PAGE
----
by Olutayo Irantiola
The World Contraception Day takes place on September 26th, but ahead of the 2019 edition, our team decided to engage a Community Health Profession on the adoption of Contraceptives in Nigeria. We spoke to Dr. Davies Adeloye, MBBS, PhD, the Research Lead, RcDavies Evidence-Based Medicine, Lagos, Nigeria; he is also Editor-in-Chief, Journal of Global Health Reports; & Honorary Research Fellow, Centre for Global Health Research, Usher Institute, University of Edinburgh, UK. Herein below is an excerpt of the interview that we had with him.
PDC: Can a woman move from one form of contraceptive to another, for instance can they use pills at some point before moving to cervical cap, Intrauterine device amongst others?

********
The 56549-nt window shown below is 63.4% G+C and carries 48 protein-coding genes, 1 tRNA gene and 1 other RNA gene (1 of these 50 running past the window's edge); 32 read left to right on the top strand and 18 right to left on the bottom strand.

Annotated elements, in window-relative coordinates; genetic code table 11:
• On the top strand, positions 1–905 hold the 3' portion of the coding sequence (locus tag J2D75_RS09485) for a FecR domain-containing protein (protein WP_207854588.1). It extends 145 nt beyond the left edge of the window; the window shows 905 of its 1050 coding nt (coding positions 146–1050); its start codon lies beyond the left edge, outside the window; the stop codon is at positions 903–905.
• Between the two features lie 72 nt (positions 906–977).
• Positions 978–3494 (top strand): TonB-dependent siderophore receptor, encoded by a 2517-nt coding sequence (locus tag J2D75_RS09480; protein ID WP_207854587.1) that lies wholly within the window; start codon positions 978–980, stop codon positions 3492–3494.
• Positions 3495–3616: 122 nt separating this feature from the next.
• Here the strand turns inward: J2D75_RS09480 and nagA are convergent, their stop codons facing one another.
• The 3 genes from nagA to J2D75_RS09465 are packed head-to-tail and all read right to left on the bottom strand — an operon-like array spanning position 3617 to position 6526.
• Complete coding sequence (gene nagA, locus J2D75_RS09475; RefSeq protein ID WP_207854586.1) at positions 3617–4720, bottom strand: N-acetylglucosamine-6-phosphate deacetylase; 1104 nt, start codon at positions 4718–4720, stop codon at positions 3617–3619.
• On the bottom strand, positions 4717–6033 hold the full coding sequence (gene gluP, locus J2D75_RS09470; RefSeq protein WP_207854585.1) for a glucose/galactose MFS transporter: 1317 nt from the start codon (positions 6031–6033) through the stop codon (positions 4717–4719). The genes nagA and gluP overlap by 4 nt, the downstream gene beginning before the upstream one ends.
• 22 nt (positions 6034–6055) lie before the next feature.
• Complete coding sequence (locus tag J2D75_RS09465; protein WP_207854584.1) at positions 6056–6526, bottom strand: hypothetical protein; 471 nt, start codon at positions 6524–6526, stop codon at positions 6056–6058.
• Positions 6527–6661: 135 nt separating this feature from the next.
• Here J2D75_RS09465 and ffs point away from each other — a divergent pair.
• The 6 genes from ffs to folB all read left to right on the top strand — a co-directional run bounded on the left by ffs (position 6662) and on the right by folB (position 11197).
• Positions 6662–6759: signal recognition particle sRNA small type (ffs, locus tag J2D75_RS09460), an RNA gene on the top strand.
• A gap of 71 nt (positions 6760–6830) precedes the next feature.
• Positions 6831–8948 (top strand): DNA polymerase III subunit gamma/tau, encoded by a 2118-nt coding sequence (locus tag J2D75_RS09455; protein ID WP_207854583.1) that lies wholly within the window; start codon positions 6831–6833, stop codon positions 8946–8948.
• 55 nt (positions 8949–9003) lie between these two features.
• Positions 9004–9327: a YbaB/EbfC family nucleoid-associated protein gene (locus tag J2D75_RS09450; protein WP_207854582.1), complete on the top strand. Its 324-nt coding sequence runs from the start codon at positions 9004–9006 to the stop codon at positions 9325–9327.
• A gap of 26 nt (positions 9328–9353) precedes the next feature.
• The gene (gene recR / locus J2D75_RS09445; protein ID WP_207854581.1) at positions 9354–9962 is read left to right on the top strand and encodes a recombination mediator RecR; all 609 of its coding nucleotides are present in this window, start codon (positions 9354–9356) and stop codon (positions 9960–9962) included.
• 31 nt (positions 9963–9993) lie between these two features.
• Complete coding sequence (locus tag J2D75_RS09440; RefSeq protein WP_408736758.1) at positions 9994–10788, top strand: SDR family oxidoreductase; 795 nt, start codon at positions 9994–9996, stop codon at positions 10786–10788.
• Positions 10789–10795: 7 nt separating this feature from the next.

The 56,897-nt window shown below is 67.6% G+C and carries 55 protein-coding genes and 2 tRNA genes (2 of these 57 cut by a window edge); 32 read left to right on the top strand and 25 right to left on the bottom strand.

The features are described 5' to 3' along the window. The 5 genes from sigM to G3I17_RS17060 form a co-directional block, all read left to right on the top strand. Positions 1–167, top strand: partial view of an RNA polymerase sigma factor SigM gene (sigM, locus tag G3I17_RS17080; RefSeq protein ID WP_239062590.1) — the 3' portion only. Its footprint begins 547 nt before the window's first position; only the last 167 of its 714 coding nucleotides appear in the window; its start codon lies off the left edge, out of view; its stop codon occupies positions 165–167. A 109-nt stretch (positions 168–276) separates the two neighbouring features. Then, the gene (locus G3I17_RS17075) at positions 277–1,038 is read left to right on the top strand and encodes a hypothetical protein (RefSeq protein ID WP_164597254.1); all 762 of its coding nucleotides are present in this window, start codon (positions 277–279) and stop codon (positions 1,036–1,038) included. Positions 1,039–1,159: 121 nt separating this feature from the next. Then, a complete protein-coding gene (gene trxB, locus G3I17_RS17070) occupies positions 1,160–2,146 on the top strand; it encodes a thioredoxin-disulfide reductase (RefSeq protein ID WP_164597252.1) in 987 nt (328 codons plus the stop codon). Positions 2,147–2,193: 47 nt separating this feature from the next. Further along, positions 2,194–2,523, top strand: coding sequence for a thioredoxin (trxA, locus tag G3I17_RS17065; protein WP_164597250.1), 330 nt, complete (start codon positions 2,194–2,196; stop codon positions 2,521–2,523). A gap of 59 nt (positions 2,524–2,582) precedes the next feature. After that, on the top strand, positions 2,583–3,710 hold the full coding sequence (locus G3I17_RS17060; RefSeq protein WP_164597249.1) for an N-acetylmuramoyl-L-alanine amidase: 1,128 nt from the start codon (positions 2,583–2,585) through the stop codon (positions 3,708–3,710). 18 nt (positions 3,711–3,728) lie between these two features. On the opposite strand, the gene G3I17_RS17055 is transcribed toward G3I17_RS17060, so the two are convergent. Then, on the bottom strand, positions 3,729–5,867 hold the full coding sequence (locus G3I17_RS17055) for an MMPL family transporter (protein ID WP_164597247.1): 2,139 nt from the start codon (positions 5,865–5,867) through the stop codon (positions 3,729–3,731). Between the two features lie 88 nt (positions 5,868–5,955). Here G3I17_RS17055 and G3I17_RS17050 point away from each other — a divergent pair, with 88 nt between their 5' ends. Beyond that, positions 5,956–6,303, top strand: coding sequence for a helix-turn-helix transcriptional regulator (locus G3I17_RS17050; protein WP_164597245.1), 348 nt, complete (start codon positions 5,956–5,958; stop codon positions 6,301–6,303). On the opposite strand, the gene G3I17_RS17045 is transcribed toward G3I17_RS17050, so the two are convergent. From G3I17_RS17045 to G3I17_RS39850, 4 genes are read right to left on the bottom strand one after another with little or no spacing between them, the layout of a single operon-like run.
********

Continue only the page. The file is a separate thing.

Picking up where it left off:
DDA: Yes, a woman can switch from one birth control method to another. However, it is important you seek advice from your doctor or nurse before doing this. It is recommended that there should be no gap between methods, ie. you start a new method before stopping the old one. This helps reduce chances of being pregnant, as the new method has adequate time to start working while the new one gradually wears off.
PDC: What are the beliefs of Nigerian women about contraceptives that stop them for adopting any of the types of contraceptives?
DDA: There are several myths and misconceptions, mostly inaccurate. The fear of side effects, health problems (eg. cancer), and return to fertility, are among leading reasons. Religious and sociocultural issues, partner’s disapproval, stigma, and discrimination further contribute to these in some settings.
PDC: Many women complain of perennial headache after taking up contraceptives, what are the various examinations that are carried out on women so as to know the best contraceptive for their body?